Although ad blocking started as a desktop/laptop browser extension to block annoying advertising, that threat has broadened as companies like Apple and Google integrate ad blockers into their own technology, new mobile browsers emerge like Brave and Ghostery with advanced built-in ad blocking and privacy protection, and network-based ad blocking emerges at ISPs, mobile carriers, and government and corporate firewalls.  We also see consumer devices providing network-based ad blockers emerging in forms like Pi-Hole, and on device proxy servers like AdGuard that filter traffic at the network level rather than just the browser level. New ad block solutions emerge every few months, requiring publishers to stay abreast of the latest threats and potentially make technical changes to their web sites to address the latest ad block threats and prevent their revenue from declining.

Ad blockers rely on a constantly evolving, community-maintained set of filter lists to determine which content to block. The main filter list used by AdBlock Plus and Ad Block, two of the most popular ad blockers, is called the EasyList, and it is maintained by a dedicated team of contributors using the Mercurial source code management system. As of July 2019, the easylist is 2,701,056 lines long and growing. And this is just one of many filter lists. Another popular filter list is called easy-privacy.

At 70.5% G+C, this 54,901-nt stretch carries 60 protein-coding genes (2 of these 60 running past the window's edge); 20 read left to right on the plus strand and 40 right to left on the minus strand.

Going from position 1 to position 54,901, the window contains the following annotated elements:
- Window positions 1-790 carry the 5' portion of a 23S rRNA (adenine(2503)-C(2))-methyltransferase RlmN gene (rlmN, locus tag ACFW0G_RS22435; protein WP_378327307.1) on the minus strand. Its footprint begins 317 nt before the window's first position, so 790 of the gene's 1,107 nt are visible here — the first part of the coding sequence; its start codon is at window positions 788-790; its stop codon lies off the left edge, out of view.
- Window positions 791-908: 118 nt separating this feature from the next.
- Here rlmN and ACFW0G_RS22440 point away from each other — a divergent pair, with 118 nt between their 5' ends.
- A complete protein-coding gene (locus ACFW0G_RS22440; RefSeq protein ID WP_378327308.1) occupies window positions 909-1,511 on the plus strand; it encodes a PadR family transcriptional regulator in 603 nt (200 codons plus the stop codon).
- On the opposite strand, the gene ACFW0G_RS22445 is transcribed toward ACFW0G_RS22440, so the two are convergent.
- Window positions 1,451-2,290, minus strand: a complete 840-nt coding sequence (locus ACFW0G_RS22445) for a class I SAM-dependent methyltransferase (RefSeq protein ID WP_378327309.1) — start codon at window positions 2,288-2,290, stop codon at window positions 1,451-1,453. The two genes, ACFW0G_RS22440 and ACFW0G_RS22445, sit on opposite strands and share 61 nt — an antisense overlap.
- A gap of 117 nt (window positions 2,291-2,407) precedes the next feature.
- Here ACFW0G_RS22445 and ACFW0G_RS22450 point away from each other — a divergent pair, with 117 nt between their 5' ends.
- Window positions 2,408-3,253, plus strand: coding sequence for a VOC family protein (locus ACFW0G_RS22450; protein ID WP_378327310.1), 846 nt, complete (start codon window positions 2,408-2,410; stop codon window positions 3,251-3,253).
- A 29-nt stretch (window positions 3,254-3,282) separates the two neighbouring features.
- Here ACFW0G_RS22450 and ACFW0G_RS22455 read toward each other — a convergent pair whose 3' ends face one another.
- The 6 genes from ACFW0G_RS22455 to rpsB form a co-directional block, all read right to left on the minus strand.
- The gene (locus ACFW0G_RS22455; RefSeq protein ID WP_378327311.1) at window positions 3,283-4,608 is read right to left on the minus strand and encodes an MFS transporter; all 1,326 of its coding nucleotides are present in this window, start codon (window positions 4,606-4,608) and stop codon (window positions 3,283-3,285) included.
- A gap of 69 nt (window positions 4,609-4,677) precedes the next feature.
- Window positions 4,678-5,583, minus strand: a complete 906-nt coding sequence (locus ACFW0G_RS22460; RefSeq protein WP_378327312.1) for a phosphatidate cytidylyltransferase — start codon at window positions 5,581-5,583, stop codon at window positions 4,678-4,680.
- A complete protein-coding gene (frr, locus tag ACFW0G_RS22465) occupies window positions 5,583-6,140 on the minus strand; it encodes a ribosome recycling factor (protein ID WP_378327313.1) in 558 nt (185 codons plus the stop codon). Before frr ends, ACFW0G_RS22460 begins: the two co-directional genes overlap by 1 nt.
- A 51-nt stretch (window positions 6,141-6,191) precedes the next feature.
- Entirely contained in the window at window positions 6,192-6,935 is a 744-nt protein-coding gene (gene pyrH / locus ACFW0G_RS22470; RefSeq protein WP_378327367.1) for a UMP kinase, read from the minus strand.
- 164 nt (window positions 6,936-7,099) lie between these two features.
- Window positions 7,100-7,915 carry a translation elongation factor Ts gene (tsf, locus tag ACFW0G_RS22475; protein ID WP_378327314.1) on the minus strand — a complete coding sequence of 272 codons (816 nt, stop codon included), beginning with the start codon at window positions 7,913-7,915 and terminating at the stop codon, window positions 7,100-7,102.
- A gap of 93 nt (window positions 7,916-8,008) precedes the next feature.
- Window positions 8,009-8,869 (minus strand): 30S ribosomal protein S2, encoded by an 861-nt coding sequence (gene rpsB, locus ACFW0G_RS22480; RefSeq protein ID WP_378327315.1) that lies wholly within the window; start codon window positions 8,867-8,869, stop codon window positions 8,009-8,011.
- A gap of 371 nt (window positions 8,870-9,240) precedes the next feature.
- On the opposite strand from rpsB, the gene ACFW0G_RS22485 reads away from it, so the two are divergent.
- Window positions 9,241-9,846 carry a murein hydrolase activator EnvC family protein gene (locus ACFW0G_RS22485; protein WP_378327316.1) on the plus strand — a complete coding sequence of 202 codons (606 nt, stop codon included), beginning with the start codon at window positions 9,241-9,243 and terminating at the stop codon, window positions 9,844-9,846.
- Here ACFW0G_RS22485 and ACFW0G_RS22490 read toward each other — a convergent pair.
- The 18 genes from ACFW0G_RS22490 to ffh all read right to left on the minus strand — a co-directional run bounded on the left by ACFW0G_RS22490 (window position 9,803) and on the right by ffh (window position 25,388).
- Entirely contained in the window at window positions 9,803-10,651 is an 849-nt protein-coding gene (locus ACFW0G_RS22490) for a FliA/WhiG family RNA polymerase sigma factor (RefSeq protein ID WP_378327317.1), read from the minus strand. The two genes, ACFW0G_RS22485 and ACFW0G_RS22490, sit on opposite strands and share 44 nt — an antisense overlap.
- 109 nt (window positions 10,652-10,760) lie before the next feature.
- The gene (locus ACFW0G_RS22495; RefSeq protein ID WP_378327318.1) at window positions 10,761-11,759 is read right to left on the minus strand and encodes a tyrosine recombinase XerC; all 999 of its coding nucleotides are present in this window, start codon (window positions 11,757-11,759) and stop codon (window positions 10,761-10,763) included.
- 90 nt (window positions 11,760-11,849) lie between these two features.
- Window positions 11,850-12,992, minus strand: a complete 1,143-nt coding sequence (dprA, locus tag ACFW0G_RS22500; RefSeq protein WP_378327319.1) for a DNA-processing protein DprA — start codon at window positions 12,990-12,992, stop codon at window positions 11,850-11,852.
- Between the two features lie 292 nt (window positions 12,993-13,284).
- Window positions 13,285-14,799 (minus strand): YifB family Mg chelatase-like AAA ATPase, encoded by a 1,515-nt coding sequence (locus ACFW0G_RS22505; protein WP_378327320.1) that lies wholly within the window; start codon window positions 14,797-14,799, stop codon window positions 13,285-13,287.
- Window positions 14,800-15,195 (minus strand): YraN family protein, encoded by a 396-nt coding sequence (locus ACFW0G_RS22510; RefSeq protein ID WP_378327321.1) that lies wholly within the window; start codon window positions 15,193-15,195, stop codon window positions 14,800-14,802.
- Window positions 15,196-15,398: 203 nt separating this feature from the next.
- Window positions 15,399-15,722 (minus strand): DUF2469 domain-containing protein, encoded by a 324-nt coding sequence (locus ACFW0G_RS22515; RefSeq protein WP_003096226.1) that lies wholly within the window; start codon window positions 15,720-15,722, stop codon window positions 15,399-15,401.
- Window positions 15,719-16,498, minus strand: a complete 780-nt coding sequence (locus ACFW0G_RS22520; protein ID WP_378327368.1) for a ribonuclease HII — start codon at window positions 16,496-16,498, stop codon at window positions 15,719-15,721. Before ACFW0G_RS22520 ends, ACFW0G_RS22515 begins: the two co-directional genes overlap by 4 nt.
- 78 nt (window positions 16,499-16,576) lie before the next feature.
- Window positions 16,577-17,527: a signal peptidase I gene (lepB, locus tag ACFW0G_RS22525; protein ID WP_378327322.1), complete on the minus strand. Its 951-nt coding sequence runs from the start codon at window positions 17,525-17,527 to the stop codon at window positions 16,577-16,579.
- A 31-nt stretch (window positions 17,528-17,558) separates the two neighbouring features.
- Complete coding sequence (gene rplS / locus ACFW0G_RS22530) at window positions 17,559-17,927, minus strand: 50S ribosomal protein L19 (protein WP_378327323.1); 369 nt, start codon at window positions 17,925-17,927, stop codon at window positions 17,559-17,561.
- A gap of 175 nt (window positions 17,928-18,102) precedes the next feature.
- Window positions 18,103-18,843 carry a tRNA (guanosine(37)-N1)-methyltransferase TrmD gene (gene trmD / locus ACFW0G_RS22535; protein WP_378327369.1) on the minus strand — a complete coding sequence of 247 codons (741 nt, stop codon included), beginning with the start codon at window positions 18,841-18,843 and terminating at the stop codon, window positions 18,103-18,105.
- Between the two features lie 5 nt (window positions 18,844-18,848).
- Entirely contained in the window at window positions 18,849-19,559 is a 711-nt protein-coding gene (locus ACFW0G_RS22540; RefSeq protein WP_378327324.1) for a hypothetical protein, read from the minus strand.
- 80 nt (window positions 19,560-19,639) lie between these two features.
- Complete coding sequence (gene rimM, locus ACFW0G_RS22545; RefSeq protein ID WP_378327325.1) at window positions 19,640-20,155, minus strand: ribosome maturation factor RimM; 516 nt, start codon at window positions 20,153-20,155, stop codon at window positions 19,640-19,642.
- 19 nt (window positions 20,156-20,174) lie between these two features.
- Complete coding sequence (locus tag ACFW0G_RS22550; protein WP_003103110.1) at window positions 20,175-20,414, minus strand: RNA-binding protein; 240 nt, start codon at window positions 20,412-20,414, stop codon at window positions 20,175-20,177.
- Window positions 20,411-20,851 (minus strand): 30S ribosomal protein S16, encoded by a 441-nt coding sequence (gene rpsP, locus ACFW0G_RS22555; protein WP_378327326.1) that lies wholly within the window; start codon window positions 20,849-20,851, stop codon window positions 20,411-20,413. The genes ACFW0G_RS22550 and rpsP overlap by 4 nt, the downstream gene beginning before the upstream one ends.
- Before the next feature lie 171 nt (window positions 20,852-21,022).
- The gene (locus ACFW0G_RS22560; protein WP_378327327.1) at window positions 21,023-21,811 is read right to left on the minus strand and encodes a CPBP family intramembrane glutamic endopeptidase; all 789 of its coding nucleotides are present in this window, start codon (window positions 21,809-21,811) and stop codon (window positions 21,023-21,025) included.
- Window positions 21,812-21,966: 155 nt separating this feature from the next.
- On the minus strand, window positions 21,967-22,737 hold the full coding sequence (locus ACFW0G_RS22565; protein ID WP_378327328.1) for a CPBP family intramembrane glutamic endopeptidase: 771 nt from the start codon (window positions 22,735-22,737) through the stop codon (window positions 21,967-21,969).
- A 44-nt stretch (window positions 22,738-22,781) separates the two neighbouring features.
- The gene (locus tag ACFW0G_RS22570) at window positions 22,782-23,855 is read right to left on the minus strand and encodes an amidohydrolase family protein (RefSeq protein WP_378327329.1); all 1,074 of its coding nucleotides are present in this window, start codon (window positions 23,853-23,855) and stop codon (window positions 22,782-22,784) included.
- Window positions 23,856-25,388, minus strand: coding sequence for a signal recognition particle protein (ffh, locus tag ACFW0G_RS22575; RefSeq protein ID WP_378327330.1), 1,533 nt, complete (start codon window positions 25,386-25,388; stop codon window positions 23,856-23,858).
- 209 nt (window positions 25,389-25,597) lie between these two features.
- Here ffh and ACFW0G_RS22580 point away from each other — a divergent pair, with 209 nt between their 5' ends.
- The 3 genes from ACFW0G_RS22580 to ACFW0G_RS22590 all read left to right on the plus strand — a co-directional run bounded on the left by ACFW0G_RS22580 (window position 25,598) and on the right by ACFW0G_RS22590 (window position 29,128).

Ironically, Google and other ad networks and publishers are among the largest financial contributors to supporting the development of the filter lists, by paying fees that allow their ads through even though the user has installed AdBlock Plus. This is called the “Acceptable Ads” program, and the revenue they receive is used to fund the development of their core ad blocking technology.

Ad blockers use four main techniques


Despite the plethora of ad blockers on the market, most ad blockers employ only a few basic techniques, and a thorough understanding of these techniques and their counter-defenses is necessary to overcome the harm done by ad blockers. As the battlefield evolves, more techniques will be developed requiring new counter-defenses – and these will be described at the end of this paper – but in the meantime, the majority of the ad block threat can be met by understanding how to cope with these few techniques.

Ad block technique #1: Block by URL


Ad blockers prevent browsers from loading out-of-line resources by using filter list rules that target patterns in URLs that should be blocked. These filter list rules then leverage hooks in the underlying browser (also known as the “client”) to prevent the network connection from being processed. For example, this rule from the EasyList blocks Google tracking pixels: